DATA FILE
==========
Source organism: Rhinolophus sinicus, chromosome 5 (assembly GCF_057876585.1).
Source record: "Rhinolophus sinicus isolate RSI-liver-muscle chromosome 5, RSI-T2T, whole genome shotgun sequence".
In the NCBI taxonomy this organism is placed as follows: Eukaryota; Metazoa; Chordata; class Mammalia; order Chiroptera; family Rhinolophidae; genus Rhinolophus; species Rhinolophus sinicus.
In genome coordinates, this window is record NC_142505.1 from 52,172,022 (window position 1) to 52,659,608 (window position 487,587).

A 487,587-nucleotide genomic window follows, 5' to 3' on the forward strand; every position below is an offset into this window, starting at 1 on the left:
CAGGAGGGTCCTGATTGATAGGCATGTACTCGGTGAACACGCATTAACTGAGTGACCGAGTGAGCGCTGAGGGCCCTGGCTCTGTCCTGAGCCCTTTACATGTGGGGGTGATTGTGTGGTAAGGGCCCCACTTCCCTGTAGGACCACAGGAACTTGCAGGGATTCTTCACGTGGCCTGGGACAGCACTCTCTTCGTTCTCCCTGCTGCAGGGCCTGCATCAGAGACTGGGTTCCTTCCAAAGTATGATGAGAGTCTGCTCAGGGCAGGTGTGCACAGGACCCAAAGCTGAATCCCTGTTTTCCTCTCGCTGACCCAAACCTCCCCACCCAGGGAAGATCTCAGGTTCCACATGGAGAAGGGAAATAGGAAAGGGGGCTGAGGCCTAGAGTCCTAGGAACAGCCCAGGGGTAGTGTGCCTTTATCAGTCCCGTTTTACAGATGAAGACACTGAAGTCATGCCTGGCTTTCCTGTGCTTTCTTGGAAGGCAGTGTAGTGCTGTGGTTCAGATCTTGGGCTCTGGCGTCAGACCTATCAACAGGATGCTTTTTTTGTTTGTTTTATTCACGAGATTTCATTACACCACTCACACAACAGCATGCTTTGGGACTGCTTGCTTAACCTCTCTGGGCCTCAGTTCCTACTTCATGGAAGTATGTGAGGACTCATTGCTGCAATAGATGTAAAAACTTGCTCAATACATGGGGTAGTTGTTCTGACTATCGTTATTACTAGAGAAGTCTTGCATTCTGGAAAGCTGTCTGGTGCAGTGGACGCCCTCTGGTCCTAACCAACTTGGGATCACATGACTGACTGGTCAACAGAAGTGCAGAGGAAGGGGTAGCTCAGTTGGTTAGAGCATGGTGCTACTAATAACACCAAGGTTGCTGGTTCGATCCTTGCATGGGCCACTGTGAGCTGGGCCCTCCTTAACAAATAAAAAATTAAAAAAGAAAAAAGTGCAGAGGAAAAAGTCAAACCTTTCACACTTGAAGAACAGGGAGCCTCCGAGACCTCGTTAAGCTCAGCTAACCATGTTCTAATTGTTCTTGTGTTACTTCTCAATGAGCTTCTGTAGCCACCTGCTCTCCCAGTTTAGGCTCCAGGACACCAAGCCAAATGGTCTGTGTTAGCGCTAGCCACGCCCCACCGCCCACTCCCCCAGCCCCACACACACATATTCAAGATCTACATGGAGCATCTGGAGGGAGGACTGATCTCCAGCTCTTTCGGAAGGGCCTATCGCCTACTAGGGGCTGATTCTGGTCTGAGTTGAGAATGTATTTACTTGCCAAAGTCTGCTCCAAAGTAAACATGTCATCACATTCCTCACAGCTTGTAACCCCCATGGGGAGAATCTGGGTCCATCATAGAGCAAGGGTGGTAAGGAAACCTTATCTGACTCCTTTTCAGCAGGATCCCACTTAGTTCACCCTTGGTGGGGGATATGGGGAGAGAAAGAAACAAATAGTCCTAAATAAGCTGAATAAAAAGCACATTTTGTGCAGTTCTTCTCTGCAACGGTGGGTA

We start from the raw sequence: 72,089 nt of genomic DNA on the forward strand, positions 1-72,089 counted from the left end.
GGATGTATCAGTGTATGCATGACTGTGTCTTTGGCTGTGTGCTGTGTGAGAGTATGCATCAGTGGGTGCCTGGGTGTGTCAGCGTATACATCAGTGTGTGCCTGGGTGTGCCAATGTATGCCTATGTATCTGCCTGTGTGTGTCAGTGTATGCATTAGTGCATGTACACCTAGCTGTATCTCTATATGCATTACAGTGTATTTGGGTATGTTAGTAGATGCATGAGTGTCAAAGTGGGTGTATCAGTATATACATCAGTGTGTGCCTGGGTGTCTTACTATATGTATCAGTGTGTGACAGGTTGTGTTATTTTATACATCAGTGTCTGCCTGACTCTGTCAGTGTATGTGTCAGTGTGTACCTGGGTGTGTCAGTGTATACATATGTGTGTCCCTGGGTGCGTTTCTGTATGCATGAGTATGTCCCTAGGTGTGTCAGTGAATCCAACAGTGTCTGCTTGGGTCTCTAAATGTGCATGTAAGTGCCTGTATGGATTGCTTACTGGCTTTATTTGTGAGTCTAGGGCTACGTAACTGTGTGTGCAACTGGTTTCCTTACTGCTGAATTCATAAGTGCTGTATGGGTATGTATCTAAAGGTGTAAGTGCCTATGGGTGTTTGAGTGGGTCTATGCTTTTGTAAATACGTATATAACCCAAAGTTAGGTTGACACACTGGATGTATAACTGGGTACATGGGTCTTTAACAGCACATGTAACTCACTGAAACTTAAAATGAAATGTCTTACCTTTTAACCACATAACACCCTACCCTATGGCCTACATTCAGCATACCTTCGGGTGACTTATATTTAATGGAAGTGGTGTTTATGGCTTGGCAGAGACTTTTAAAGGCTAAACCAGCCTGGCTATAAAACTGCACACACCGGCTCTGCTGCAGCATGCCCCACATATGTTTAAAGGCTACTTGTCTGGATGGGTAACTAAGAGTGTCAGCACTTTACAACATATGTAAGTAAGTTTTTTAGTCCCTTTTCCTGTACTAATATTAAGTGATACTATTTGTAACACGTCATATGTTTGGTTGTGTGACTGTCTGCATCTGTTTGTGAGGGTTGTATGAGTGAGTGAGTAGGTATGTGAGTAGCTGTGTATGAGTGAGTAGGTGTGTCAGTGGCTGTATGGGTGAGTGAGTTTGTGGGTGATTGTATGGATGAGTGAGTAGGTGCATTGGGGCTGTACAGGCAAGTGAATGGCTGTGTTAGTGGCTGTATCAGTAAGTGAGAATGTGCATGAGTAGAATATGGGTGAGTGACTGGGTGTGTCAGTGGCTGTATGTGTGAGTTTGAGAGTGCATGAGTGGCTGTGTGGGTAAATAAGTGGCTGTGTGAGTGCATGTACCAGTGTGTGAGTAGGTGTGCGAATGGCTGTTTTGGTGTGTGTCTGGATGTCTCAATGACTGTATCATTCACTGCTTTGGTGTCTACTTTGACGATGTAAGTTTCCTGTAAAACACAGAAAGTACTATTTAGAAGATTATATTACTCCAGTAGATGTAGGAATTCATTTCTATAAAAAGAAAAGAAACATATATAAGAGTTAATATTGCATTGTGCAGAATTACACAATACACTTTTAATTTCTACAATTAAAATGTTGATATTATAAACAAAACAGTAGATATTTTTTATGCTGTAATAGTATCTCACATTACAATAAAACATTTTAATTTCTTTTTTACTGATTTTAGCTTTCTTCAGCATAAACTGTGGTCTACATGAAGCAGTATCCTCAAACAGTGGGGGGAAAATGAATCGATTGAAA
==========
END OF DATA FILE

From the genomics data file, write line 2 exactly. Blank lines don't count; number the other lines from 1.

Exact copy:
Source record: "Rhinolophus sinicus isolate RSI-liver-muscle chromosome 5, RSI-T2T, whole genome shotgun sequence".